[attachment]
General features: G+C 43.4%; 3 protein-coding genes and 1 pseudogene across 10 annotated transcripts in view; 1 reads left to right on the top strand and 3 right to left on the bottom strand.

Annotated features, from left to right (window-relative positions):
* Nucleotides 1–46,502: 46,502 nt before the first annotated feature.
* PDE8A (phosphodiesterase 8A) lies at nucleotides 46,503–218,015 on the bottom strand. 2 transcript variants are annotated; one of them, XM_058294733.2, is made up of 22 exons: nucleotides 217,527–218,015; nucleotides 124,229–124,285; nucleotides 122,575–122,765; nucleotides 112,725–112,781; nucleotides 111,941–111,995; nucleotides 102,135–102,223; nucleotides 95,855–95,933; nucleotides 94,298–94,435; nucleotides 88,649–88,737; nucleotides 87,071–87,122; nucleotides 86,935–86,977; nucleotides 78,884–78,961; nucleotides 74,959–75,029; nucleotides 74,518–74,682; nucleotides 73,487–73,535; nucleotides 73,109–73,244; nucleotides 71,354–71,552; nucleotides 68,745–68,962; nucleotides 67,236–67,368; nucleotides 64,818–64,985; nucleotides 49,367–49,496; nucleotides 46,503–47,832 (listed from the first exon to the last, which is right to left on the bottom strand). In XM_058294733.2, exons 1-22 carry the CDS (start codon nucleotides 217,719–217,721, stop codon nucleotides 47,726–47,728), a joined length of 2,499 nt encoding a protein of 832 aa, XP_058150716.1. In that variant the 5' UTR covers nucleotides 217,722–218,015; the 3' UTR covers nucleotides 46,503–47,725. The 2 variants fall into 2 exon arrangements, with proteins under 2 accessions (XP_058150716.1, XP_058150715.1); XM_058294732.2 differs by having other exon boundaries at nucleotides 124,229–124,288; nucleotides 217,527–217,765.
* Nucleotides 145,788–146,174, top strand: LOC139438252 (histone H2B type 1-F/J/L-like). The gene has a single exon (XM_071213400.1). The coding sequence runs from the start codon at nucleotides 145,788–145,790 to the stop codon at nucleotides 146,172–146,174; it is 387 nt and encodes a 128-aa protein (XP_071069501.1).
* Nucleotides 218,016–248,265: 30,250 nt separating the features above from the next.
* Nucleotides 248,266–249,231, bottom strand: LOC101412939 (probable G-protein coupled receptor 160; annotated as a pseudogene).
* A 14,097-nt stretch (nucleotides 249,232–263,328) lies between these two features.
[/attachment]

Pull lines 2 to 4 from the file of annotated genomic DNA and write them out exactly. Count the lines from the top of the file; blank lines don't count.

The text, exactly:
Annotated features, from left to right (window-relative positions):
* Nucleotides 1–46,502: 46,502 nt before the first annotated feature.
* PDE8A (phosphodiesterase 8A) lies at nucleotides 46,503–218,015 on the bottom strand. 2 transcript variants are annotated; one of them, XM_058294733.2, is made up of 22 exons: nucleotides 217,527–218,015; nucleotides 124,229–124,285; nucleotides 122,575–122,765; nucleotides 112,725–112,781; nucleotides 111,941–111,995; nucleotides 102,135–102,223; nucleotides 95,855–95,933; nucleotides 94,298–94,435; nucleotides 88,649–88,737; nucleotides 87,071–87,122; nucleotides 86,935–86,977; nucleotides 78,884–78,961; nucleotides 74,959–75,029; nucleotides 74,518–74,682; nucleotides 73,487–73,535; nucleotides 73,109–73,244; nucleotides 71,354–71,552; nucleotides 68,745–68,962; nucleotides 67,236–67,368; nucleotides 64,818–64,985; nucleotides 49,367–49,496; nucleotides 46,503–47,832 (listed from the first exon to the last, which is right to left on the bottom strand). In XM_058294733.2, exons 1-22 carry the CDS (start codon nucleotides 217,719–217,721, stop codon nucleotides 47,726–47,728), a joined length of 2,499 nt encoding a protein of 832 aa, XP_058150716.1. In that variant the 5' UTR covers nucleotides 217,722–218,015; the 3' UTR covers nucleotides 46,503–47,725. The 2 variants fall into 2 exon arrangements, with proteins under 2 accessions (XP_058150716.1, XP_058150715.1); XM_058294732.2 differs by having other exon boundaries at nucleotides 124,229–124,288; nucleotides 217,527–217,765.